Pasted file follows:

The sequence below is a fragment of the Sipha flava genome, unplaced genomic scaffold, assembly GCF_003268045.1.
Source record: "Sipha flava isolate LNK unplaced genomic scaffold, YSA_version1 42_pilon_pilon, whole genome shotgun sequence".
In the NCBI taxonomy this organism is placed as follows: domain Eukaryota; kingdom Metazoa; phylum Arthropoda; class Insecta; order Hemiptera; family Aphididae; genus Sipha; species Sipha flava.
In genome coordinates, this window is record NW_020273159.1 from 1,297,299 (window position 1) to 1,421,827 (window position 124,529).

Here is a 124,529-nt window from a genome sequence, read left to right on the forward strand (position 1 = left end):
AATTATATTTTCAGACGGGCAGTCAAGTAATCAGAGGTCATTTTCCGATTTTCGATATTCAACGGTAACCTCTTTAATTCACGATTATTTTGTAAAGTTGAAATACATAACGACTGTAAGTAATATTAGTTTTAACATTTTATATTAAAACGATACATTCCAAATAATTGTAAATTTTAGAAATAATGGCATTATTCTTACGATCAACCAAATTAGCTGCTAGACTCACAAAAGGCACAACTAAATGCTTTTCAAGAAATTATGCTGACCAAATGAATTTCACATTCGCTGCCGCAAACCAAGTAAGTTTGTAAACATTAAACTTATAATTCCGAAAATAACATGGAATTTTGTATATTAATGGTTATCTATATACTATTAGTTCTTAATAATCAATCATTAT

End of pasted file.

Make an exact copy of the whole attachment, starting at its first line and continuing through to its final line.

The sequence below is a fragment of the Sipha flava genome, unplaced genomic scaffold, assembly GCF_003268045.1.
Source record: "Sipha flava isolate LNK unplaced genomic scaffold, YSA_version1 42_pilon_pilon, whole genome shotgun sequence".
In the NCBI taxonomy this organism is placed as follows: domain Eukaryota; kingdom Metazoa; phylum Arthropoda; class Insecta; order Hemiptera; family Aphididae; genus Sipha; species Sipha flava.
In genome coordinates, this window is record NW_020273159.1 from 1,297,299 (window position 1) to 1,421,827 (window position 124,529).

Here is a 124,529-nt window from a genome sequence, read left to right on the forward strand (position 1 = left end):
AATTATATTTTCAGACGGGCAGTCAAGTAATCAGAGGTCATTTTCCGATTTTCGATATTCAACGGTAACCTCTTTAATTCACGATTATTTTGTAAAGTTGAAATACATAACGACTGTAAGTAATATTAGTTTTAACATTTTATATTAAAACGATACATTCCAAATAATTGTAAATTTTAGAAATAATGGCATTATTCTTACGATCAACCAAATTAGCTGCTAGACTCACAAAAGGCACAACTAAATGCTTTTCAAGAAATTATGCTGACCAAATGAATTTCACATTCGCTGCCGCAAACCAAGTAAGTTTGTAAACATTAAACTTATAATTCCGAAAATAACATGGAATTTTGTATATTAATGGTTATCTATATACTATTAGTTCTTAATAATCAATCATTAT